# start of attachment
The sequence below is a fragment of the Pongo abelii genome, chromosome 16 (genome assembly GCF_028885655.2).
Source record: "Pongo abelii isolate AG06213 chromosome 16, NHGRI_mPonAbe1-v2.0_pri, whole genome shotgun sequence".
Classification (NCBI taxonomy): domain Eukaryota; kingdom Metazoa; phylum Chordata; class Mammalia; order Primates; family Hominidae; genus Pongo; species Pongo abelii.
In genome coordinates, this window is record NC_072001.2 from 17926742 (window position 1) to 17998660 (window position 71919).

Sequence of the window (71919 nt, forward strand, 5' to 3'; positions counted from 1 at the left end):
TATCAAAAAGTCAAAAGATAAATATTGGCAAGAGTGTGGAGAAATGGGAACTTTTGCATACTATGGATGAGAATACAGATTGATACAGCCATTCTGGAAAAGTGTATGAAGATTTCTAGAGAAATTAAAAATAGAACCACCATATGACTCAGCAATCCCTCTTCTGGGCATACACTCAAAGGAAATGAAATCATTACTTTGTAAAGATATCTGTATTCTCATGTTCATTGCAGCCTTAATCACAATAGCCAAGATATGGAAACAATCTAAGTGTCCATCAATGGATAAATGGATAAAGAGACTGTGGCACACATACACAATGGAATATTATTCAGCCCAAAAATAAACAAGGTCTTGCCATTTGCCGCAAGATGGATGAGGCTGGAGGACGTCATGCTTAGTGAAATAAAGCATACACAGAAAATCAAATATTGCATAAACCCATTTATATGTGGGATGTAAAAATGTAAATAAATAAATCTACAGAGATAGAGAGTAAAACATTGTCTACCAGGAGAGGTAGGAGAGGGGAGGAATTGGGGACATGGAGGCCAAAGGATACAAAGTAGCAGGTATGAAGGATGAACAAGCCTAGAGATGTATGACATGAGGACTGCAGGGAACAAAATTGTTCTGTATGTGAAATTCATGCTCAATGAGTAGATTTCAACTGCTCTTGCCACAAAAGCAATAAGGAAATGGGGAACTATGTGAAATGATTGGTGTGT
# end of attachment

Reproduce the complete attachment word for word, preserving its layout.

The sequence below is a fragment of the Pongo abelii genome, chromosome 16 (genome assembly GCF_028885655.2).
Source record: "Pongo abelii isolate AG06213 chromosome 16, NHGRI_mPonAbe1-v2.0_pri, whole genome shotgun sequence".
Classification (NCBI taxonomy): domain Eukaryota; kingdom Metazoa; phylum Chordata; class Mammalia; order Primates; family Hominidae; genus Pongo; species Pongo abelii.
In genome coordinates, this window is record NC_072001.2 from 17926742 (window position 1) to 17998660 (window position 71919).

Sequence of the window (71919 nt, forward strand, 5' to 3'; positions counted from 1 at the left end):
TATCAAAAAGTCAAAAGATAAATATTGGCAAGAGTGTGGAGAAATGGGAACTTTTGCATACTATGGATGAGAATACAGATTGATACAGCCATTCTGGAAAAGTGTATGAAGATTTCTAGAGAAATTAAAAATAGAACCACCATATGACTCAGCAATCCCTCTTCTGGGCATACACTCAAAGGAAATGAAATCATTACTTTGTAAAGATATCTGTATTCTCATGTTCATTGCAGCCTTAATCACAATAGCCAAGATATGGAAACAATCTAAGTGTCCATCAATGGATAAATGGATAAAGAGACTGTGGCACACATACACAATGGAATATTATTCAGCCCAAAAATAAACAAGGTCTTGCCATTTGCCGCAAGATGGATGAGGCTGGAGGACGTCATGCTTAGTGAAATAAAGCATACACAGAAAATCAAATATTGCATAAACCCATTTATATGTGGGATGTAAAAATGTAAATAAATAAATCTACAGAGATAGAGAGTAAAACATTGTCTACCAGGAGAGGTAGGAGAGGGGAGGAATTGGGGACATGGAGGCCAAAGGATACAAAGTAGCAGGTATGAAGGATGAACAAGCCTAGAGATGTATGACATGAGGACTGCAGGGAACAAAATTGTTCTGTATGTGAAATTCATGCTCAATGAGTAGATTTCAACTGCTCTTGCCACAAAAGCAATAAGGAAATGGGGAACTATGTGAAATGATTGGTGTGT